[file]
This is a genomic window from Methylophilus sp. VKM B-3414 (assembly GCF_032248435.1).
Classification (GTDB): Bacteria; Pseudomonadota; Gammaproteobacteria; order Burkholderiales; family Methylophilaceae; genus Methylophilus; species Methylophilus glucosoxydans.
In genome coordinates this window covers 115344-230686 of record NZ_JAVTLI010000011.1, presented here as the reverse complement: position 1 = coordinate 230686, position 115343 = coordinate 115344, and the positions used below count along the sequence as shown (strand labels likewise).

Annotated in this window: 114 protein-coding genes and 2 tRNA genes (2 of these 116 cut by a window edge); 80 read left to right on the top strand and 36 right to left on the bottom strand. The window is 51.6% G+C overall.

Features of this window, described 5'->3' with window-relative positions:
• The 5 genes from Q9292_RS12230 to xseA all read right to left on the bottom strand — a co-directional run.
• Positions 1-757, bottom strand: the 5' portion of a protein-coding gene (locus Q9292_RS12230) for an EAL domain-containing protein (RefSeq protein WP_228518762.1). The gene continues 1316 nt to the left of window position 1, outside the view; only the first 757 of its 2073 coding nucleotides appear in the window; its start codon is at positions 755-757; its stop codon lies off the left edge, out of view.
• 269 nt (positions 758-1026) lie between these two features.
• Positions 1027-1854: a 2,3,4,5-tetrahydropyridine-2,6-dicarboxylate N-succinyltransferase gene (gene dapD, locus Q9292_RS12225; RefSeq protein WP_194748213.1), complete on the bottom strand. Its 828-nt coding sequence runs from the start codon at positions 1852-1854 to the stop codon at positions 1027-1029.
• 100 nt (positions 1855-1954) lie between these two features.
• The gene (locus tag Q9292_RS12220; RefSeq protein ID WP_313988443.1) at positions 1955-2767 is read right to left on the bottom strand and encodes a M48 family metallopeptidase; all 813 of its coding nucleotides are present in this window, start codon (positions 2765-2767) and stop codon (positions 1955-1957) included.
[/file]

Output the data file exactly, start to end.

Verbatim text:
This is a genomic window from Methylophilus sp. VKM B-3414 (assembly GCF_032248435.1).
Classification (GTDB): Bacteria; Pseudomonadota; Gammaproteobacteria; order Burkholderiales; family Methylophilaceae; genus Methylophilus; species Methylophilus glucosoxydans.
In genome coordinates this window covers 115344-230686 of record NZ_JAVTLI010000011.1, presented here as the reverse complement: position 1 = coordinate 230686, position 115343 = coordinate 115344, and the positions used below count along the sequence as shown (strand labels likewise).

Annotated in this window: 114 protein-coding genes and 2 tRNA genes (2 of these 116 cut by a window edge); 80 read left to right on the top strand and 36 right to left on the bottom strand. The window is 51.6% G+C overall.

Features of this window, described 5'->3' with window-relative positions:
• The 5 genes from Q9292_RS12230 to xseA all read right to left on the bottom strand — a co-directional run.
• Positions 1-757, bottom strand: the 5' portion of a protein-coding gene (locus Q9292_RS12230) for an EAL domain-containing protein (RefSeq protein WP_228518762.1). The gene continues 1316 nt to the left of window position 1, outside the view; only the first 757 of its 2073 coding nucleotides appear in the window; its start codon is at positions 755-757; its stop codon lies off the left edge, out of view.
• 269 nt (positions 758-1026) lie between these two features.
• Positions 1027-1854: a 2,3,4,5-tetrahydropyridine-2,6-dicarboxylate N-succinyltransferase gene (gene dapD, locus Q9292_RS12225; RefSeq protein WP_194748213.1), complete on the bottom strand. Its 828-nt coding sequence runs from the start codon at positions 1852-1854 to the stop codon at positions 1027-1029.
• 100 nt (positions 1855-1954) lie between these two features.
• The gene (locus tag Q9292_RS12220; RefSeq protein ID WP_313988443.1) at positions 1955-2767 is read right to left on the bottom strand and encodes a M48 family metallopeptidase; all 813 of its coding nucleotides are present in this window, start codon (positions 2765-2767) and stop codon (positions 1955-1957) included.